Where do I even start with this recipe? In the cookbook, it looked intriguing, and while not overly difficult, a bit fancier than ordinary breakfast fare. In reality, it was still intriguing, and not too complicated to make, but it sure took a lot longer than 5 minutes in the oven – 35, actually – and by then the bread cases, though lovely and crispy, were hard enough that I cannot imagine eating these gracefully with guests at a most fashionable breakfast or lunch. Not even with the late Tzarine.
They were quite tasty… bread crisped up with bacon fat, still soft around the eggs, which I cooked fully hard. The bread didn’t burn in the oven as I feared it might – I knew that even if a normal egg took 5 minutes (it did not, it was still completely clear at the ten minute mark) mine would be in there a lot longer. They even looked fairly nice for a first timer. But the extreme crispness of the giant crouton made them hard to cut neatly. If I was going to ever make them again, it would be for some occasion, though I don’t know what sort of occasion requires fussy yet messy-to-eat egg dishes.
They might cook a bit faster with a thinner bread cube, or a bread cylinder with thinner sides. I don’t know. I wasn’t going to make the sides too thin because I am a bit of a klutz and then I would have ended up with piles of bread bits, not nice neat(ish) bread cases.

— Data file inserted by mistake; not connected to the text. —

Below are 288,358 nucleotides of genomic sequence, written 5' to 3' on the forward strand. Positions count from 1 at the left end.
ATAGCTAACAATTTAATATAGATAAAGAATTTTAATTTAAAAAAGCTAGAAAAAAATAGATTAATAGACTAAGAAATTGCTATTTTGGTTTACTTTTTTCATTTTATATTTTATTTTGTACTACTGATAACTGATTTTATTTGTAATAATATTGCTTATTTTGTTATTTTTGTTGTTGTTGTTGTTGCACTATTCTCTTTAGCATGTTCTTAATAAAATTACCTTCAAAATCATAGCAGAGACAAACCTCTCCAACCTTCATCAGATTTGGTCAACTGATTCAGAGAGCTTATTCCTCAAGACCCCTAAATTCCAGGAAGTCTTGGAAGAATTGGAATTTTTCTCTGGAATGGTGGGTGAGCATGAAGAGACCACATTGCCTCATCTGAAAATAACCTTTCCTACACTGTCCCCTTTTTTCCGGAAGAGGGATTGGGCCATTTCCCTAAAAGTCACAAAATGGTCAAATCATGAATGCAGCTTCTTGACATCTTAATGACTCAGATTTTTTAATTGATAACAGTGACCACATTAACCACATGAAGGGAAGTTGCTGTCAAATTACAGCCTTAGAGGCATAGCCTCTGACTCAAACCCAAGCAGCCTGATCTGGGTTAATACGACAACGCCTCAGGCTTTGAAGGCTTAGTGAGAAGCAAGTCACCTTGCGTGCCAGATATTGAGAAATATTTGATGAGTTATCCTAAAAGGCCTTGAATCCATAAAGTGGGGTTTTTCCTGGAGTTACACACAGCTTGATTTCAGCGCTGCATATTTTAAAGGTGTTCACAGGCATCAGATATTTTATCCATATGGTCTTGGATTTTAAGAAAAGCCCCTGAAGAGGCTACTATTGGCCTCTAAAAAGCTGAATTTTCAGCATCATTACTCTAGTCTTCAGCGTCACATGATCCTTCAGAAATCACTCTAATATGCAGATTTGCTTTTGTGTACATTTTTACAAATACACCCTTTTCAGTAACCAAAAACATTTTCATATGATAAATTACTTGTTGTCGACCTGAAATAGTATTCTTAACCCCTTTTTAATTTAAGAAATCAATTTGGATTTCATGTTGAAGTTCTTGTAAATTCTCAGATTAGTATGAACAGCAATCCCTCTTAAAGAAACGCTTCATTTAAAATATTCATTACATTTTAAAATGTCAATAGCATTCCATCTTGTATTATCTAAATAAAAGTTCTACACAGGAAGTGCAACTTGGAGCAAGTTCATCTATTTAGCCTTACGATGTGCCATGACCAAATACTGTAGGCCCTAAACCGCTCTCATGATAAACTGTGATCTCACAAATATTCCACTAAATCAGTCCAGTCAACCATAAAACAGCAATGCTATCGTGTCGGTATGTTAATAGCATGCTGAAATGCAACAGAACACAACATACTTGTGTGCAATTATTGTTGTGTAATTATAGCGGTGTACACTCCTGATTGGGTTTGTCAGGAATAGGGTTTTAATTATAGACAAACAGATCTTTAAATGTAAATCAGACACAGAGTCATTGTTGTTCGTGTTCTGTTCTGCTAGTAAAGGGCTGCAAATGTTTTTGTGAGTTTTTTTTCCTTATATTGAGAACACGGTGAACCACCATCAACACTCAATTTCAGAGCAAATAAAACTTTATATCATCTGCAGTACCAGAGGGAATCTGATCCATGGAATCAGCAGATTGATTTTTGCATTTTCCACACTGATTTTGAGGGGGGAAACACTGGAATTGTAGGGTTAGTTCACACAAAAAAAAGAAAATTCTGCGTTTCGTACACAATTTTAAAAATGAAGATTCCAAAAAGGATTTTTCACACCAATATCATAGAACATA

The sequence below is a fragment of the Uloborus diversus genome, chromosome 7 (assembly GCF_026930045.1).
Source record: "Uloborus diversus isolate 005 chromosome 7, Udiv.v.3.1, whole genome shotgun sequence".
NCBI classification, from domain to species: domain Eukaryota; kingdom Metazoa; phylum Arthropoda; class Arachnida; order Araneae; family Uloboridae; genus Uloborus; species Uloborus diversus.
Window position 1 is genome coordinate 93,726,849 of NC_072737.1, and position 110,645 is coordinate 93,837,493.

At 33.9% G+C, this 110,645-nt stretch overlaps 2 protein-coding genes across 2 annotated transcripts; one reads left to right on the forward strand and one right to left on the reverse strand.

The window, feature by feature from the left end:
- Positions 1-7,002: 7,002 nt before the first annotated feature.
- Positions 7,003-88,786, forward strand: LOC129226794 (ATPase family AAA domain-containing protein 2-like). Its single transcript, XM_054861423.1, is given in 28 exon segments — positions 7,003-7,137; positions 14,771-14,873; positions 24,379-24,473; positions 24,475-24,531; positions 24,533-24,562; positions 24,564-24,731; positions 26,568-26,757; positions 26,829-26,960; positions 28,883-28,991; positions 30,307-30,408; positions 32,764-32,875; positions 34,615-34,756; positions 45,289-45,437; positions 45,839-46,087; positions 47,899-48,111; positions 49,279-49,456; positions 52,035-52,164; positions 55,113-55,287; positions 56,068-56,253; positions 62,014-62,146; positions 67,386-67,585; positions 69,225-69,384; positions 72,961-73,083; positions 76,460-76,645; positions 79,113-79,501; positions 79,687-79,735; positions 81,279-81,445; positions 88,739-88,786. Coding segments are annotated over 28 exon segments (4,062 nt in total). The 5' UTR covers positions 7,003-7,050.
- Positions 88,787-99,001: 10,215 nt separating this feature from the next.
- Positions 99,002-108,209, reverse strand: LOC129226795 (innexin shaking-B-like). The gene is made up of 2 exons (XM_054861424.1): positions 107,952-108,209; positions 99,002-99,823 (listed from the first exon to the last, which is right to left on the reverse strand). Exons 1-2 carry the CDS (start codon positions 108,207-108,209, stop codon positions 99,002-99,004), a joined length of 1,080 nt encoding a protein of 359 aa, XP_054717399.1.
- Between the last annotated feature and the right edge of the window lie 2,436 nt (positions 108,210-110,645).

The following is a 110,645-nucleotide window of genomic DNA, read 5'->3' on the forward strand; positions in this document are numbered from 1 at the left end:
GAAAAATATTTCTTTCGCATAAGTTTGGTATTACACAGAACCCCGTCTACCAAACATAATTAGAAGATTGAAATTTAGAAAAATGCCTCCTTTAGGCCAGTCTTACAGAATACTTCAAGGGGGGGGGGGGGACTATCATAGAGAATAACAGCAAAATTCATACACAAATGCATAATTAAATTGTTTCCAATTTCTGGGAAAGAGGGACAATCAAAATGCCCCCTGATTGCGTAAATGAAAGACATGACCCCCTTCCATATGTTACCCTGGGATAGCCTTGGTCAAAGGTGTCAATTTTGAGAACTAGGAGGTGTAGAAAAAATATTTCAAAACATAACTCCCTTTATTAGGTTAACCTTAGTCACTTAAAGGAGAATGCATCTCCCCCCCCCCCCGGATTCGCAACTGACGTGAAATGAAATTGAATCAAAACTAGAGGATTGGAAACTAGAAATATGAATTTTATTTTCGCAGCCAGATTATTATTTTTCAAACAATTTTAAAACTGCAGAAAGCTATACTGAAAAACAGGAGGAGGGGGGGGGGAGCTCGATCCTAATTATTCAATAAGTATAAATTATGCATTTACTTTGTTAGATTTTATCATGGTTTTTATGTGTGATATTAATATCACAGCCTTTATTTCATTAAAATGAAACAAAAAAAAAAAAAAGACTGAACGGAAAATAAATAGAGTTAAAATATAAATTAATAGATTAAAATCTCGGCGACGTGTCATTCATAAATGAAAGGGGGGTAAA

My other half liked them well enough, but then he likes eggs. He doesn’t think the extra effort is worth the result; he is a basic eggs kind of guy who likes to keep things, including his eggs, simple.
The following recipe is for 5. I scaled it down to 2 servings.
OEUFS A LA TZARINE
Eggs a la Tzarine
Proportions.– For five Persons
Salt and pepper…………. A little
PREPARATION.– 1st. Cut 5 pieces of bread about 3 inches in diameter and 3 inches in height. Cut the crust off and make in the middle of each a hole about 1 1/2 inches in diameter and 2 inches deep, fry these toasts in butter. 2d. Dispose them in a buttered dish, break a fresh egg in every hole, sprinkle over some salt and pepper, place about 1 teaspoon of butter on each egg, and let them bake for 5 minutes.
NOTE.– This dish, notwithstanding its simplicity, may be served for the most fashionable breakfasts or lunches and was highly appreciated by the late Tzarine.
Home Cooking with Full Instructions How to Carve seems to be a reprint of Francois Tanty’s La Cuisine Francaise, A Guide to French Cooking in the Home which was published in 1893. Apparently the other title was published in America in 1894, perhaps to reassure American housewives that it was all nice, basic food inside. I have no idea. I also have no idea when my copy is from, as everything before the introduction has been carefully torn out.